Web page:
BEIJING -- North Korea on Tuesday announced that it had conducted a nuclear test in what amounted to a sharp challenge of the U.N. Security Council, which warned the rogue nation last month of “significant action” if it undertook such a provocation.
North Korean state media said the nation tested a “miniaturized” nuclear device. If true, the development strongly suggests that Pyongyang is working to develop a nuclear warhead capable of fitting on top of a missile.
In December, Pyongyang had defied United Nations’ sanctions by launching a satellite that was seen as a thinly disguised test of ballistic missile technology.
With President Obama scheduled to give his State of the Union address on Tuesday night, it remains unclear what recourse the United States has to address the situation.
The director of the Comprehensive Test Ban Treaty Organization, the Vienna-based U.N. agency that monitors nuclear tests, said that if confirmed the North Korea explosion “would constitute a clear threat to international peace and security.”
North Korea’s acknowledgement of the test came hours after sensors had detected an artificial earthquake inside North Korea. South Korea reacted by calling for an emergency meeting of the Security Council, which was expected to convene Tuesday morning in New York, but it was not clear what new measures the council might take that would dissuade North Korea from its nuclear program. Past sanctions have neither dismantled the North Korean nuclear program nor curbed the country’s behavior.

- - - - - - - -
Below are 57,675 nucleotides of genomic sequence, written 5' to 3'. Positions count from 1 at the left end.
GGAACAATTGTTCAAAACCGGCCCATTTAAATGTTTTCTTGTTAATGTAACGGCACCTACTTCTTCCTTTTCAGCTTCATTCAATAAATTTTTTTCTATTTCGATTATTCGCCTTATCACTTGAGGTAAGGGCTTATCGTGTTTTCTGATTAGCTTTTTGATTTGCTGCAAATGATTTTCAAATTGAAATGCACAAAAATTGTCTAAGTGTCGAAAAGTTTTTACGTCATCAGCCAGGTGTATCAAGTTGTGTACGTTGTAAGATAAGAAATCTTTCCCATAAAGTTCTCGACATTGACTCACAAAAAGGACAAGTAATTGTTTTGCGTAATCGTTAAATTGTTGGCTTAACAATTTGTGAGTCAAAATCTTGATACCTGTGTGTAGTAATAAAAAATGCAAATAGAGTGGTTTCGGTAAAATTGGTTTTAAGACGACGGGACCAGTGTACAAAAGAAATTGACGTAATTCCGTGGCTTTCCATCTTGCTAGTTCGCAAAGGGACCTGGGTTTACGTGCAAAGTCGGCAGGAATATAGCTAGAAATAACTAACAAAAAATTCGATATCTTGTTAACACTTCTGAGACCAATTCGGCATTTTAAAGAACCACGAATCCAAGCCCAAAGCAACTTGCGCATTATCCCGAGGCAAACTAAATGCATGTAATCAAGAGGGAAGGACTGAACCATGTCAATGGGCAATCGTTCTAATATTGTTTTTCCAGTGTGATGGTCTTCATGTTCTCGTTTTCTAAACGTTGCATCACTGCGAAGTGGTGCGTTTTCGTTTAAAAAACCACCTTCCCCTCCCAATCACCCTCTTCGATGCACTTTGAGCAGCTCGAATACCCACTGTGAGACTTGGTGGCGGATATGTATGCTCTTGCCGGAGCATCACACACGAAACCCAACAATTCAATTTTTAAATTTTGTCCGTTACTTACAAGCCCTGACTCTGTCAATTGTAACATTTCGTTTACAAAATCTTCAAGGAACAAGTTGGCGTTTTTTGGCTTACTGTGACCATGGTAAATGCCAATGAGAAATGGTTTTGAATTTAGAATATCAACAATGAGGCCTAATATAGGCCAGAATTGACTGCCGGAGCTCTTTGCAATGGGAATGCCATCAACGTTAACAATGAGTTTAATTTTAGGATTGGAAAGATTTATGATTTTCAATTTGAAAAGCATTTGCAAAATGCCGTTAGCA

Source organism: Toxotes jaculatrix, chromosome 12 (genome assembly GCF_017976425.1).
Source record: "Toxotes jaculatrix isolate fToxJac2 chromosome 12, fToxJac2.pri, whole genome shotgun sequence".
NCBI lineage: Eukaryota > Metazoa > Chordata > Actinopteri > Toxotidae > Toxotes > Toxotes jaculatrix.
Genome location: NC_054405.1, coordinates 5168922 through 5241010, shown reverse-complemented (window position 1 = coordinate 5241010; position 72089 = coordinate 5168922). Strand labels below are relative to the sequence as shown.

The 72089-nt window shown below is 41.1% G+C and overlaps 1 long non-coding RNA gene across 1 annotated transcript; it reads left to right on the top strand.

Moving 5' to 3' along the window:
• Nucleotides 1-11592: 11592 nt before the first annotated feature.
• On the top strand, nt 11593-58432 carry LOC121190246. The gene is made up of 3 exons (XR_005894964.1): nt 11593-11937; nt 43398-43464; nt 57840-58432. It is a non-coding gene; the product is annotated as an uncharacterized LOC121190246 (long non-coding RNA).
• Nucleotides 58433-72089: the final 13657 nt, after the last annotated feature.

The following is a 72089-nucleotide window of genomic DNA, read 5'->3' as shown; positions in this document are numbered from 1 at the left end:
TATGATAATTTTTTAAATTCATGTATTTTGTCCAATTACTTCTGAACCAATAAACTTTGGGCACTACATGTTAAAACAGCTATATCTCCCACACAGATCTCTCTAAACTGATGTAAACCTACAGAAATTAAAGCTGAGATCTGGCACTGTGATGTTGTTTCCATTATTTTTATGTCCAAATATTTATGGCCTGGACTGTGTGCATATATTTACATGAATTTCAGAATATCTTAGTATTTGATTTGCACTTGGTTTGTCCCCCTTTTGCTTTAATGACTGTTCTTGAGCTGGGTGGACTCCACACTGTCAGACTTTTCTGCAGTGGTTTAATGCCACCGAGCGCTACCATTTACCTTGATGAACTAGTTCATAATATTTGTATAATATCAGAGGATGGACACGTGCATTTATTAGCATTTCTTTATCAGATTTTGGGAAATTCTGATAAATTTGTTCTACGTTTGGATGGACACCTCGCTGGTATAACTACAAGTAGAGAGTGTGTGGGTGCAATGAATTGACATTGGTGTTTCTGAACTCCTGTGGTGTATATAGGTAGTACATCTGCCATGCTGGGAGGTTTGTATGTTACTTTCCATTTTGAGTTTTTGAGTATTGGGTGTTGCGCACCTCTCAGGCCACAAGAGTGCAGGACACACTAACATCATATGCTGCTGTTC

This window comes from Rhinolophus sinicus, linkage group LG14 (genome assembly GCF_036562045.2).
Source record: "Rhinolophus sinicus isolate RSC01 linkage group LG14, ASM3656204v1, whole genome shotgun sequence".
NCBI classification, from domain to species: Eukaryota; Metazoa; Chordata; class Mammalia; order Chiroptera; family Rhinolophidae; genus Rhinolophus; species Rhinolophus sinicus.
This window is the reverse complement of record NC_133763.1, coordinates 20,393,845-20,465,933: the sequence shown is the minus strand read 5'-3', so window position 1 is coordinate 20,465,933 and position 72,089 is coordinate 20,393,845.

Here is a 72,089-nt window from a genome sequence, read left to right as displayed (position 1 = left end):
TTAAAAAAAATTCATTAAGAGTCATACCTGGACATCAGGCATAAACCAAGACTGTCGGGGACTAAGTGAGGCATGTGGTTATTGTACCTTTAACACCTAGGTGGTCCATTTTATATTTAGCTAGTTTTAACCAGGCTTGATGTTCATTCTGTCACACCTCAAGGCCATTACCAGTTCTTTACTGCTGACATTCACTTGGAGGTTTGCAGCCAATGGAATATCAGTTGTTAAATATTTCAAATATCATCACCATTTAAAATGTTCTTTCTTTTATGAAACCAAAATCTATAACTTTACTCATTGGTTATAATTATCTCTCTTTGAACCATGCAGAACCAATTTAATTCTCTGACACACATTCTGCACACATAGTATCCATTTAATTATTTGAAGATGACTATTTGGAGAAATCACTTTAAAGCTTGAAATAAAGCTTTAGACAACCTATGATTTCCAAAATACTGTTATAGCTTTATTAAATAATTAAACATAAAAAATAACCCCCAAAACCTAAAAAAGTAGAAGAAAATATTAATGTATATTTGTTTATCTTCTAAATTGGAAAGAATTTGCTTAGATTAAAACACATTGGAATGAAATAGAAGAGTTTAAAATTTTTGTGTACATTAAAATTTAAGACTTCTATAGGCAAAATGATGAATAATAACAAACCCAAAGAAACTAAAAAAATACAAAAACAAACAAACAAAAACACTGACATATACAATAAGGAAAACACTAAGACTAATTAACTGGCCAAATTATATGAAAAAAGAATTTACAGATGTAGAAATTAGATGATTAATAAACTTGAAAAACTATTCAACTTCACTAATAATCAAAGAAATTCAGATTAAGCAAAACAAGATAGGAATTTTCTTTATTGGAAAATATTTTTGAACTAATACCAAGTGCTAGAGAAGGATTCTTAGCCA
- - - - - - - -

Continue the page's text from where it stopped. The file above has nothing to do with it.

U.S. and international officials were cautious in their initial reaction to the test reports, with the Office of the Director of National Intelligence in Washington, which oversees U.S. intelligence agencies, saying that it was “aware of a seismic event with explosive characteristics in North Korea and we are evaluating all relevant information."
But James Acton, a physicist and nuclear weapons expert with the Carnegie Endowment for International Peace, a policy institute in Washington, said that there was “very little doubt in my mind that this was a nuclear explosion” and the office of U.N. Secretary General Ban Ki-moon issued a statement referring to the event as an “underground nuclear weapon test” – the third by North Korea since 2006.
“The Secretary-General is gravely concerned about the negative impact of this deeply destabilizing act on regional stability as well as the global efforts for nuclear non-proliferation,” the statement said. “He once again urges the DPRK” – North Korea – “to reverse course and work towards de-nuclearization of the Korean peninsula.”
Based on seismic date from the U.S. Geological Survey, which estimated the tremor caused by the explosion at 5.1 on the Richter scale, Acton said the blast’s yield was between three and 10 kilotons but added that the South Korean government had produced a preliminary estimate of six to seven kilotons. One kiloton is the equivalent of 1,000 metric tons of TNT. The atomic bomb dropped by the United States on the Japanese city of Nagasaki on Aug. 9, 1945, had a yield of 21 kilotons.
Two key questions about the suspected blast will be what kind of device was used and whether North Korean scientists have been able to produce sufficient amounts of highly-enriched uranium from a facility that the secretive Stalinist regime only revealed in 2010.